I have some piezo speakers from another project. That one used a bi-level amp to drive them. I figured it would be fun to try a tri-level drive, using an H bridge allows you to have +, – and 0V across the device. And for fun, why not make it a direct sigma delta encoder?

It’s going to run on a microcontroller (an arduino). It’ll need very precise timings, so I’ll not be using the arduino environment.

Here’s a first pass in C++ for linux:

#include <iostream> #include <cmath> #include <utility> using namespace std; float signal(int t) { //Roughly 0-1 return (1 + sin(t/20. - 1))/2.1; } float quantize(float f, int levels) { return min(levels-1.f, max(0.f, floor(f*levels)))/(levels-1); } int main() { float integral = 0; for(int i=0; i < 200; i++) { float output = quantize(integral, 3); float difference = signal(i) - output; integral += difference; cout << signal(i) << " " << output << endl; } }

And this produces output like this (mildly prettified):

Which looks about right. The code will pretty much stink on an arduino since it’s all floating point. It’s easy to convert to integer code though:

#include <iostream> #include <cmath> #include <utility> using namespace std; uint16_t signal(int t) { //Roughly 0-1 return 65535 * (1 + sin(t/20. - 1))/2.1; } uint16_t quantize(int32_t i) { if(i < 21845) return 0; else if (i < 43690) return 32768; else return 65535; } int main() { int32_t integral = 0; for(int i=0; i < 200; i++) { uint16_t output = quantize(integral); float difference = signal(i) - output; integral += difference; cout << signal(i) << " " << integral << " " << output << endl; } }

I’ve used a uint16_t for the value, which will effectively represent both positive and negative levels with 32768 being the zero point. Note that the error integral must be both signed and wider since the errors can grow beyond the signal range:

Now to port to the arduino. So, I’ll get my Makefile from here.

I’m going to pick pins 8 and 9 on the UNO, that is PB0,1 on the chip for my outputs. and here’s how you get 3 way opposed outputs as +/-/0. To demo, I connected a pair of LEDs in parallel but facing the other way:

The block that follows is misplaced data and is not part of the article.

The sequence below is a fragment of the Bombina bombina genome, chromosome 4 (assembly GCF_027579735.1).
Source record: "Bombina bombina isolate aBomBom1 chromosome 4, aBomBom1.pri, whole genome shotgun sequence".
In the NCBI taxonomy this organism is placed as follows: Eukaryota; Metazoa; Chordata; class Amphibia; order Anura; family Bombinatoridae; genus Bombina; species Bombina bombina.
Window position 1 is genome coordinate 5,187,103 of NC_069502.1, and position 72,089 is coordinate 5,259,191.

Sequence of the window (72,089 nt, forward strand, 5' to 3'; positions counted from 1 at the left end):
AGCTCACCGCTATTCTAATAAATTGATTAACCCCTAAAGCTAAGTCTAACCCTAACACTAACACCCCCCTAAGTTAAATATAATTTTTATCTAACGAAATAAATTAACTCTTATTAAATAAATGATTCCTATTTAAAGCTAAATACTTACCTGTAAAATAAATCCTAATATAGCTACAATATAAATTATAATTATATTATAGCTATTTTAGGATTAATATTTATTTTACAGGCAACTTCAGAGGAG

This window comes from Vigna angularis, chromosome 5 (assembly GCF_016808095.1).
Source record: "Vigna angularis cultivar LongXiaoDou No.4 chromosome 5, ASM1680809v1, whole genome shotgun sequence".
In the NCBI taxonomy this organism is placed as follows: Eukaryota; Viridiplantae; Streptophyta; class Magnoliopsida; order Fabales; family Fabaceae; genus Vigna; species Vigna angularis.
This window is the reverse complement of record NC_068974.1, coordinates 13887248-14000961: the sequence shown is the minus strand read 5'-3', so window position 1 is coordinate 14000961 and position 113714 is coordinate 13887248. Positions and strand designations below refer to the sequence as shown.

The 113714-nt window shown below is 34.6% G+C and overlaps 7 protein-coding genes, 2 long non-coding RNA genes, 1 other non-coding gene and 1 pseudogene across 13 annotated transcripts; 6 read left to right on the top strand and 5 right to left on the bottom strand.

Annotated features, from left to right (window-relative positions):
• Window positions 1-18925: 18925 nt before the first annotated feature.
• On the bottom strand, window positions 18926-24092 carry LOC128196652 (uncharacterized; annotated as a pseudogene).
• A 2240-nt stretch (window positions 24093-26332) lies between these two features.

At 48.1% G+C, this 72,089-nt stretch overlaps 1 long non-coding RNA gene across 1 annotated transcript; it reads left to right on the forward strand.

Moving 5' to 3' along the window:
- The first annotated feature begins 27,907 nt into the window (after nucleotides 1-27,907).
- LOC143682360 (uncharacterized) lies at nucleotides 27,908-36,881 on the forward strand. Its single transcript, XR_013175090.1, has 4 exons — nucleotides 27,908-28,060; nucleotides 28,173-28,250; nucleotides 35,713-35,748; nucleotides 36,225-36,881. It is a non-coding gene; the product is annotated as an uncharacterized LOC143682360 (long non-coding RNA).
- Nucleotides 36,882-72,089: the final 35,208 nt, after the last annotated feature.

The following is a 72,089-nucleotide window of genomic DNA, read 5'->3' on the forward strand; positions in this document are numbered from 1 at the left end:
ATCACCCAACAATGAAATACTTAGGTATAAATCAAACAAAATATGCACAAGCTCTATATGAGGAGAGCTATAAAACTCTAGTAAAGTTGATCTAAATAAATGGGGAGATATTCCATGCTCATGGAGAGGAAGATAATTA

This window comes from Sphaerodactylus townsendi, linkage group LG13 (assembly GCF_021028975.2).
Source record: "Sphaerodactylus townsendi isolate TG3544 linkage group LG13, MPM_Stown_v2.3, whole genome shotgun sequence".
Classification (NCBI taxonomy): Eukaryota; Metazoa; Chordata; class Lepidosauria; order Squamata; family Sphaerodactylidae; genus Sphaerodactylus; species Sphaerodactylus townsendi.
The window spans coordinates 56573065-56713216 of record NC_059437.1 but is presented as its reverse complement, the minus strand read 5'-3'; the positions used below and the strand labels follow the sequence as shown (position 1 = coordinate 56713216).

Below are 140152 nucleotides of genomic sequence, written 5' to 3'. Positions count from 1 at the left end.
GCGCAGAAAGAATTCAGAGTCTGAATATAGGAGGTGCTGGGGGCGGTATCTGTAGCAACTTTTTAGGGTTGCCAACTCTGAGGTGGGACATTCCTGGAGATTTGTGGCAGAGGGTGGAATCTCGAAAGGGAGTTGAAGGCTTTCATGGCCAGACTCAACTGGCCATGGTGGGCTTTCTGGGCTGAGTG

#include <avr/io.h> #include <util/delay.h> int main() { int i=0; while(1) { if(i==0) { DDRB = 3; PORTB = 1; } else if(i==1) { DDRB = 3; PORTB = 2; } else { DDRB=0; PORTB = 0; } i++; if(i > 2) i=0; _delay_ms(200); } }

So I started the port and BOOM! 😦

It stopped working. The reason was simple: the simple makefile takes one object file and converts it to HEX. Since I’m using sin(), we actually need to link the .o and .a into a .elf file, then convert THAT to HEX. The snippet is:

%.hex: %.elf

avr-objcopy -j .text -j .data -O ihex $< $@

prog.elf: delta_sigma.o

avr-gcc $(FLAGS) -o prog.elf delta_sigma.o -lm

Obvious, really, in hindsight…

So, OK, now to convert the modulator code to the arduino. Lots of things went wrong. But first, here’s the code:

#include <math.h> #include <stdint.h> #include <avr/io.h> uint16_t signal(int32_t t) { float u = t / 1024.f; //Roughly 0-1 return 65535 * (1 + sin(2*3.151592f*u))/2.1; } uint16_t quantize(int32_t i) { if(i < 21845) return 0; else if (i < 43690) return 32768; else return 65535; } int main() { int32_t integral = 0; DDRB|=32; for(uint32_t i=0; ; i++) { uint16_t output = quantize(integral); int32_t difference = (int32_t)signal(i) - output; integral += difference; if(output == 0) { DDRB=255; PORTB=1; //Output 1 0 } else if(output == 65535) { DDRB =255; PORTB=2; //Output 0 1 } else { DDRB=255; PORTB=0; //Output 0 0 } } }

What didn’t go wrong? Nothing! I wasn’t nearly careful enough with my ints (only 16 bits on AVR), ints of specific width, overflow and that sort of thing. Also, initially, I decided to output a 0 level by tri-stating the two outputs, so they both float to the middleish. Turns out that didn’t work well since they float extremely slowly (not surprising really!). Forcing them both down to 0 worked much better.

After all that, I then connected a simple RC filter across it so you an see the results:

That’s actually a pretty nice sine wave there! It ought to be: there’s really not much room for nonlinearity and other distortions to creep in. I’ve zoomed in a few levels so you can see how it looks in detail.

It is however really really slow. I’m using full floating point, and a transcendental operation every iteration of the sigma delta encoder. That is really slowing down the cycle time since the AVR isn’t very fast. That accidentally solves the other problem which I’ve made no attempt to make sure every path takes the same number of cycles. But that sin() is dominating so heavily that it doesn’t matter.

And that’s it for part 1: a working sigma delta encoder. For part 2, I’ll make it fast enough to generate audio tones which aren’t simply the sigma-delta encoder transitions (I hope).

Oh also here’s tehe obligatory github link.